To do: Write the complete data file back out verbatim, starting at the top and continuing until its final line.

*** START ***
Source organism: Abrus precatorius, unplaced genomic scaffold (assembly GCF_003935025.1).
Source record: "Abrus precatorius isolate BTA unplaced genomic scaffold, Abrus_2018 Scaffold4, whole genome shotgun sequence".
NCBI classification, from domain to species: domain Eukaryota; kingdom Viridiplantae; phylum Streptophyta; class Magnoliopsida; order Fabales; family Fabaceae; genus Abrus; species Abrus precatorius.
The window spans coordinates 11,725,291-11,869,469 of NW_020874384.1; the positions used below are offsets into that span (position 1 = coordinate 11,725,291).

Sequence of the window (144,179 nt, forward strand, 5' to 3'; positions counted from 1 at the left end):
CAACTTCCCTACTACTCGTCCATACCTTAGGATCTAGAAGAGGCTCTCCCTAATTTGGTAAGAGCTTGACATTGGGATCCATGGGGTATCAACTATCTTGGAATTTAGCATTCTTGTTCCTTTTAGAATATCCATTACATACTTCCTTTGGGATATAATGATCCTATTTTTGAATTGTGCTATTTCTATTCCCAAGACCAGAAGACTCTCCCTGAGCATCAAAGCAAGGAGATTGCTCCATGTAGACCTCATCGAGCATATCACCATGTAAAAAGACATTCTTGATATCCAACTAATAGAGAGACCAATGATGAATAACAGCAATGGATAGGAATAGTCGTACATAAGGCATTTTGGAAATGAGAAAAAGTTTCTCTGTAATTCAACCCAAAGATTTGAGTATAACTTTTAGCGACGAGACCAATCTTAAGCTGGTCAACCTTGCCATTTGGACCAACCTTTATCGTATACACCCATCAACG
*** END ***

Source organism: Abrus precatorius, unplaced genomic scaffold (assembly GCF_003935025.1).
Source record: "Abrus precatorius isolate BTA unplaced genomic scaffold, Abrus_2018 Scaffold4, whole genome shotgun sequence".
NCBI classification, from domain to species: domain Eukaryota; kingdom Viridiplantae; phylum Streptophyta; class Magnoliopsida; order Fabales; family Fabaceae; genus Abrus; species Abrus precatorius.
The window spans coordinates 11,725,291-11,869,469 of NW_020874384.1; the positions used below are offsets into that span (position 1 = coordinate 11,725,291).

Sequence of the window (144,179 nt, forward strand, 5' to 3'; positions counted from 1 at the left end):
CAACTTCCCTACTACTCGTCCATACCTTAGGATCTAGAAGAGGCTCTCCCTAATTTGGTAAGAGCTTGACATTGGGATCCATGGGGTATCAACTATCTTGGAATTTAGCATTCTTGTTCCTTTTAGAATATCCATTACATACTTCCTTTGGGATATAATGATCCTATTTTTGAATTGTGCTATTTCTATTCCCAAGACCAGAAGACTCTCCCTGAGCATCAAAGCAAGGAGATTGCTCCATGTAGACCTCATCGAGCATATCACCATGTAAAAAGACATTCTTGATATCCAACTAATAGAGAGACCAATGATGAATAACAGCAATGGATAGGAATAGTCGTACATAAGGCATTTTGGAAATGAGAAAAAGTTTCTCTGTAATTCAACCCAAAGATTTGAGTATAACTTTTAGCGACGAGACCAATCTTAAGCTGGTCAACCTTGCCATTTGGACCAACCTTTATCGTATACACCCATCAACG